Though many people question how Covid-19 can "be deadly in one person but asymptomatic in the next," modern science suggests that for viruses, "a wide range of disease severity is the norm rather than the exception," Sarah Zhang writes for The Atlantic—an understanding that sheds light on how the coronavirus may mutate in the future.
A 'delicate dance between pathogen and immune system'
Zhang explains that, while for much of human existence "we didn't know that viruses could infect us asymptomatically," modern science has demonstrated that "viruses are up to much more than making us sick"—which is why a range of illness severity is to be expected.
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In fact, since viruses need a living host to survive or, at least, live long enough to infect others, the "viruses best adapted to humans have co-evolved over millions of years to infect but rarely sicken us," she writes. For instance, Zhang cites the human cytomegalovirus, a virus that so commonly presents asymptomatically "that it lives in obscurity despite infecting most of the world's population."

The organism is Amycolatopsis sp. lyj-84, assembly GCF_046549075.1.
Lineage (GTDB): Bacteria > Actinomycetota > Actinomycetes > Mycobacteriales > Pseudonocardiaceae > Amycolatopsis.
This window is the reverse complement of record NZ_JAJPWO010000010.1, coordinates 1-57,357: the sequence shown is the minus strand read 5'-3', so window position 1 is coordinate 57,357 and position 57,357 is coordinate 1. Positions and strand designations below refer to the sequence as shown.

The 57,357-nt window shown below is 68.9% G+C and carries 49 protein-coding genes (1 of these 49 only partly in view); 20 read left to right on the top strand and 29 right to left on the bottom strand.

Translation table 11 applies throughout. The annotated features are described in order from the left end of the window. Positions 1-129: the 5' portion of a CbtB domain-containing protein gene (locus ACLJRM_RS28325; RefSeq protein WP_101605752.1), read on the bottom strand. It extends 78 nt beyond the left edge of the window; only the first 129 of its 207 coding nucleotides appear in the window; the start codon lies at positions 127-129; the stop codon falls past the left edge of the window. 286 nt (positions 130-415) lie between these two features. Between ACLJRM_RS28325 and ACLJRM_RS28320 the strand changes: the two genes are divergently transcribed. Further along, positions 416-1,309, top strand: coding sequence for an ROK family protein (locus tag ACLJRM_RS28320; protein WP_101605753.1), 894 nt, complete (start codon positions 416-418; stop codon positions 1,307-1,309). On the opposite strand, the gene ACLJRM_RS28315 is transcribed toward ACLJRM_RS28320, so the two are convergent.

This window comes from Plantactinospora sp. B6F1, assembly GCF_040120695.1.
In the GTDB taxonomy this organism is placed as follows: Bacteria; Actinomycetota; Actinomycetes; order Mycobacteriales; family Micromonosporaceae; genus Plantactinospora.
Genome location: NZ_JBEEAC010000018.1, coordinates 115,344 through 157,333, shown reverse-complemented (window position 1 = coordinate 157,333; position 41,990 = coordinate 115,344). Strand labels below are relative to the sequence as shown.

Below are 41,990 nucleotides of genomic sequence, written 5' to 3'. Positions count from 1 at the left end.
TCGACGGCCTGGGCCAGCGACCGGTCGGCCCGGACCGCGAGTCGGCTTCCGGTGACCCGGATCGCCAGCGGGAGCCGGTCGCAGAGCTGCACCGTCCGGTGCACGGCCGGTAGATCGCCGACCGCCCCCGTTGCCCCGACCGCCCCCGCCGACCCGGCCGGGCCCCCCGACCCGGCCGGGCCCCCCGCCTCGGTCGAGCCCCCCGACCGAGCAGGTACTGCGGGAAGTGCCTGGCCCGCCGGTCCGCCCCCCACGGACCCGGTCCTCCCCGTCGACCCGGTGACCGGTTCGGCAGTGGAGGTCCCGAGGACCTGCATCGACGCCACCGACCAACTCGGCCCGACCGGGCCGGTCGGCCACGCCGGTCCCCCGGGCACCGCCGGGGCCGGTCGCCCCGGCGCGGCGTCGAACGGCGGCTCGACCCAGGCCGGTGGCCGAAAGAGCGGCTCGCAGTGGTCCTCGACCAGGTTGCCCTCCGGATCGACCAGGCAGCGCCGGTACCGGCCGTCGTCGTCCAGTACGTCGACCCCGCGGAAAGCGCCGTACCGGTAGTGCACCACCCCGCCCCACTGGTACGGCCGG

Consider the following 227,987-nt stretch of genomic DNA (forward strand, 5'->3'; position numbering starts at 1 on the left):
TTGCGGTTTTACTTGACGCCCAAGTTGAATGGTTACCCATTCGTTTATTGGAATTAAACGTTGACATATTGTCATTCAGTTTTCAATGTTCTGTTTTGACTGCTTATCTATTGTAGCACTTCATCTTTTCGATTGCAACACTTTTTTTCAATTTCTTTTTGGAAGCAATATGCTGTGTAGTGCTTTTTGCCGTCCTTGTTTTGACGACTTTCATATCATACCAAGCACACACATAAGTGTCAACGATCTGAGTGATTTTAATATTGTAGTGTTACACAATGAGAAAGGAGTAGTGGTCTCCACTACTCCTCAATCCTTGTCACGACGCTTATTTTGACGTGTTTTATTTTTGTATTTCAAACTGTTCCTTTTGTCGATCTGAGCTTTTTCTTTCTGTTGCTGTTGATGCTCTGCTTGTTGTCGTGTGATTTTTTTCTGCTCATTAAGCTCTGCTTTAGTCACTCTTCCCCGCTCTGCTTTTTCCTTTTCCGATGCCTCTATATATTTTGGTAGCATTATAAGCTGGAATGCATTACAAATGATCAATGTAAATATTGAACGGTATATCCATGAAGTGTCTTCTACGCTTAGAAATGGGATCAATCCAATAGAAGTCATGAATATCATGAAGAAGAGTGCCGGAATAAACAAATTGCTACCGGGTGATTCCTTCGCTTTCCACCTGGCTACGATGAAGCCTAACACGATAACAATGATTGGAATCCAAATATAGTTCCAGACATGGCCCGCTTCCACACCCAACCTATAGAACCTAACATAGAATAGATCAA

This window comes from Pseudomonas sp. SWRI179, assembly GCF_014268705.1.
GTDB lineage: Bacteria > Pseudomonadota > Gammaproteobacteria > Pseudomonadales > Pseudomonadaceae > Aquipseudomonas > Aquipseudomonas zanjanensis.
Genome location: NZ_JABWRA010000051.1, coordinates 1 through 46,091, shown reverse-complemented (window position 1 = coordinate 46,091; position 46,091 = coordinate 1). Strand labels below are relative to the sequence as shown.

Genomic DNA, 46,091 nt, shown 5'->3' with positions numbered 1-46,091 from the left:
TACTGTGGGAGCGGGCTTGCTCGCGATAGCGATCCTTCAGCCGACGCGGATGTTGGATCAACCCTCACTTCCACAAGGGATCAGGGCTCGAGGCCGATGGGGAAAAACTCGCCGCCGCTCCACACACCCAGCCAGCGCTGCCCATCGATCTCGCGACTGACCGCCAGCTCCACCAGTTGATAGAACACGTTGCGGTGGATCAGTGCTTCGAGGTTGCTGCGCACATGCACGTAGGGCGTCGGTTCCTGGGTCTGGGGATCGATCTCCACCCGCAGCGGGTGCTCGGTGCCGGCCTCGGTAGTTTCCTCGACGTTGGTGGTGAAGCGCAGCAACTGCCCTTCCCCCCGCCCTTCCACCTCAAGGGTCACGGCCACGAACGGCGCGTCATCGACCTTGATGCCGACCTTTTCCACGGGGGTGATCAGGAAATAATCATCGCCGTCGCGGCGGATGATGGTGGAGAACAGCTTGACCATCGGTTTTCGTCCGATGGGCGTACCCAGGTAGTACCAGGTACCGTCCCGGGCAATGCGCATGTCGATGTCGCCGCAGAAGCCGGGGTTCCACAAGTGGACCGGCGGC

By comparison, the coronavirus that causes Covid-19 is far newer to humans, Zhang writes, and perhaps the best way to understand why it "makes some of us sick, and leaves others unscathed, requires an appreciation of the delicate dance between pathogen and immune system that begins each time the virus finds a new host."
A 'fire alarm and a sprinkler system'
Citing Angela Rasmussen, a virologist at Georgetown University's Center for Global Health Science and Security, Zhang explains that within "hours of a typical viral infection, the first infected cells begin secreting interferons, a group of molecules that acts as a 'fire alarm and sprinkler system in one.'"